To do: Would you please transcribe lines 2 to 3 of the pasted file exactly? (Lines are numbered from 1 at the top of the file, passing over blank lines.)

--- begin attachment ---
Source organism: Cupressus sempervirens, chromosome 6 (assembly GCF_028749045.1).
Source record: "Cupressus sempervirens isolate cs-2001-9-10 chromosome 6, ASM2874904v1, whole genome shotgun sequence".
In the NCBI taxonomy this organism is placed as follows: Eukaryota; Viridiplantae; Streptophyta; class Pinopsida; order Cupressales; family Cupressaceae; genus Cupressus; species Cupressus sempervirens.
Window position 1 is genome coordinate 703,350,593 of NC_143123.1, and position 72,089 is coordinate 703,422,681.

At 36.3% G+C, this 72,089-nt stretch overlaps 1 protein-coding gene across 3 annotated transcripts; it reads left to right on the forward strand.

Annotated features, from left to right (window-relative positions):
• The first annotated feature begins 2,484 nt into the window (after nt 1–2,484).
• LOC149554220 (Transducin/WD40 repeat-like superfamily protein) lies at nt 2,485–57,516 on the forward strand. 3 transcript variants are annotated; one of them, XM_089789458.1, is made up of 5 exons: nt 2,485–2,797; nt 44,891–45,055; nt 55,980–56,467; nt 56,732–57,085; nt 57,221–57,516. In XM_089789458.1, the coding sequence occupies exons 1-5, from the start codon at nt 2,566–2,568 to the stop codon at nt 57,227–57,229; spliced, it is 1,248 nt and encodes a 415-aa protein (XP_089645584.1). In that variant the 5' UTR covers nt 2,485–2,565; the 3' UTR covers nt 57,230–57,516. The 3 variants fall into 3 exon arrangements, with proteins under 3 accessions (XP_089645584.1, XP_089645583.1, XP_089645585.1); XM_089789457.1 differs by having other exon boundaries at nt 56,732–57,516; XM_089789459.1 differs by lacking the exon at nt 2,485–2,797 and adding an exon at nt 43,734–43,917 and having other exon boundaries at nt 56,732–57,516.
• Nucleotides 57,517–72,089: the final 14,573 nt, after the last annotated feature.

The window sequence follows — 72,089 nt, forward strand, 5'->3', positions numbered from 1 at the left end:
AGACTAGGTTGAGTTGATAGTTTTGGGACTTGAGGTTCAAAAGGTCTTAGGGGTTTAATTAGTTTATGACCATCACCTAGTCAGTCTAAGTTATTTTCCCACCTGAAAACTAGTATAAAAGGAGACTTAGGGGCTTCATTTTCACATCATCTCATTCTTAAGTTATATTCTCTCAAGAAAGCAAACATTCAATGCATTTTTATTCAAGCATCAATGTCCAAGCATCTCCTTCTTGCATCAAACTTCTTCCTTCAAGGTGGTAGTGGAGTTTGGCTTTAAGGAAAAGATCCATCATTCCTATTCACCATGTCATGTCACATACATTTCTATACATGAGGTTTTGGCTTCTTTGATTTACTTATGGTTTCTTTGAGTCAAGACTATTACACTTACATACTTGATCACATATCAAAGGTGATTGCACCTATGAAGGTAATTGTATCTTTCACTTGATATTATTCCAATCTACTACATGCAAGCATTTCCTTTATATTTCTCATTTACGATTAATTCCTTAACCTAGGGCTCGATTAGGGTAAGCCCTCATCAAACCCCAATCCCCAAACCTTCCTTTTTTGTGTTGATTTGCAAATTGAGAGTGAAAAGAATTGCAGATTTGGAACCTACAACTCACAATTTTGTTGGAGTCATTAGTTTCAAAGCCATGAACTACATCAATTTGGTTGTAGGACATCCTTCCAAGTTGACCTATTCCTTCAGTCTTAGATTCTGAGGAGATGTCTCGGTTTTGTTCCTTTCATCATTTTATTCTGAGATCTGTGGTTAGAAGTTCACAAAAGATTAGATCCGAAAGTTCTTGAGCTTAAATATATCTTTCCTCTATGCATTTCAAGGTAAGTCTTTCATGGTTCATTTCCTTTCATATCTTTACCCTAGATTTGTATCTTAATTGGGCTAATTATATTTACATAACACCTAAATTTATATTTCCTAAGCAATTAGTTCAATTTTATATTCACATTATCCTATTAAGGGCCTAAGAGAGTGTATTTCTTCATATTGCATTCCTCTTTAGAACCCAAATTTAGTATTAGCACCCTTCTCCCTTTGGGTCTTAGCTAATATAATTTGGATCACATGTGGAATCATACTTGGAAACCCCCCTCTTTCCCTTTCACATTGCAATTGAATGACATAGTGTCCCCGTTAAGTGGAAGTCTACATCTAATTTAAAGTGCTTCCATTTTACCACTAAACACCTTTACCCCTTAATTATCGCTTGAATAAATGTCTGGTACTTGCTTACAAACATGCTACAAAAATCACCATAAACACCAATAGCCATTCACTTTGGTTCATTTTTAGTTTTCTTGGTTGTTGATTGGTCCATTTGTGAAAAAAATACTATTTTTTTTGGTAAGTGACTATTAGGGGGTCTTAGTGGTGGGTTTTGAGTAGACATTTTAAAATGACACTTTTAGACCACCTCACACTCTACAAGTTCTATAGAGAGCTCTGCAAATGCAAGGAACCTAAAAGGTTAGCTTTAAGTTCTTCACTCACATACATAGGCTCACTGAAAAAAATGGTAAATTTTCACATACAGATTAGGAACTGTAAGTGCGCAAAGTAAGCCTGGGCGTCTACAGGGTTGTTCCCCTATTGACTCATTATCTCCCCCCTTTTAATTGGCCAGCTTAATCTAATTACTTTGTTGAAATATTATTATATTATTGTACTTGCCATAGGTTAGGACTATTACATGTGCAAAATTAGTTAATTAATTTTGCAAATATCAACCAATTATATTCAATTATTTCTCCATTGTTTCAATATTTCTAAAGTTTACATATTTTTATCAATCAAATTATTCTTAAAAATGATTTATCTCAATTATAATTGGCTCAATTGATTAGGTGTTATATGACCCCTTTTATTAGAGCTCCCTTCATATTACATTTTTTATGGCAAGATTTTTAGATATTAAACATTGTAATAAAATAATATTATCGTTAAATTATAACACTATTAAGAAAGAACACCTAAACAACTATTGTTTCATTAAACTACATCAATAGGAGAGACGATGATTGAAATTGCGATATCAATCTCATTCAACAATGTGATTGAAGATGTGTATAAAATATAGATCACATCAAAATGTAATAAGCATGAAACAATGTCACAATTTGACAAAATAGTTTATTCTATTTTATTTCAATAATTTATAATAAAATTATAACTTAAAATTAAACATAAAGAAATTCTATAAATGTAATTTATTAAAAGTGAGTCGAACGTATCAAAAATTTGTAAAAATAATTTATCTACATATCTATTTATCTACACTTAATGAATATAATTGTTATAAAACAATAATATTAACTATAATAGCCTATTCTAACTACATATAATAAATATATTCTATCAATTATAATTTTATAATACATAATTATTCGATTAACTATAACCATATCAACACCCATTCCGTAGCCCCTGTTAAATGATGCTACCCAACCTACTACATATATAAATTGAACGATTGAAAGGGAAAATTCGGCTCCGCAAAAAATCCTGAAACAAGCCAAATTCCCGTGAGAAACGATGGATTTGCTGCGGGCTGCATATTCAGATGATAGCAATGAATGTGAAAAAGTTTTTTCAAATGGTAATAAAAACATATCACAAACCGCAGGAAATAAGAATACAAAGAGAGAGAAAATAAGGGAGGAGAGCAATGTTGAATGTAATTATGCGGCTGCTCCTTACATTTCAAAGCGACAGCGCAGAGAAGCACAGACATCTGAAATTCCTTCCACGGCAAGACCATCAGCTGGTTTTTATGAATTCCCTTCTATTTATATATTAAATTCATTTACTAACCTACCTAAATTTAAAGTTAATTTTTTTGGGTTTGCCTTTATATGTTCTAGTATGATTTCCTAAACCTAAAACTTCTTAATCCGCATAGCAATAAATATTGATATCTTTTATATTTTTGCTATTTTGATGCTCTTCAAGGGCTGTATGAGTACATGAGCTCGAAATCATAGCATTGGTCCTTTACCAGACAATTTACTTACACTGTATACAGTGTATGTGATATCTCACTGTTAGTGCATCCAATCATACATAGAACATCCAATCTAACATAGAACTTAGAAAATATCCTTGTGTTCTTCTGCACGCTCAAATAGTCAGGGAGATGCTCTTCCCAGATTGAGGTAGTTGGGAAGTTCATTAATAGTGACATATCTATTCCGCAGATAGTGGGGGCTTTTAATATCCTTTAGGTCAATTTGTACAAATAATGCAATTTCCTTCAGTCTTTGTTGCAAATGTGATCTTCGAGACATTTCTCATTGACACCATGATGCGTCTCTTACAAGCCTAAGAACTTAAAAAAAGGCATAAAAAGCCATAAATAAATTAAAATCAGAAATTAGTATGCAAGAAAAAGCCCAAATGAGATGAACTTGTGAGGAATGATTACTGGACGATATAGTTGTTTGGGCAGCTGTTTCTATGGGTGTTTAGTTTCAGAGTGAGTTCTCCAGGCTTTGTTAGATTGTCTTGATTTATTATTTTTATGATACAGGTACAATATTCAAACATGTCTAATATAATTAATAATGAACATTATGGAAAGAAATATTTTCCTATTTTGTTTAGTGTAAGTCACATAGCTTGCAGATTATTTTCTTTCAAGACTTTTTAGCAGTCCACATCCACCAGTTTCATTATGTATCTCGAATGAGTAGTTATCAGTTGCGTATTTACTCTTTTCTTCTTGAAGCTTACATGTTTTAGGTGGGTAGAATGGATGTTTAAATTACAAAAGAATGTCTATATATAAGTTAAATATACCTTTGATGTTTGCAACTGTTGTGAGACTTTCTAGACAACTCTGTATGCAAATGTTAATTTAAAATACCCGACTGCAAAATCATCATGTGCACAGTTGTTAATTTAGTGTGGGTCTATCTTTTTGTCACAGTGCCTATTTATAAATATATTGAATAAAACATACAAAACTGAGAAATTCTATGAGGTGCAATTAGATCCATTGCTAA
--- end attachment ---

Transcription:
Source record: "Cupressus sempervirens isolate cs-2001-9-10 chromosome 6, ASM2874904v1, whole genome shotgun sequence".
In the NCBI taxonomy this organism is placed as follows: Eukaryota; Viridiplantae; Streptophyta; class Pinopsida; order Cupressales; family Cupressaceae; genus Cupressus; species Cupressus sempervirens.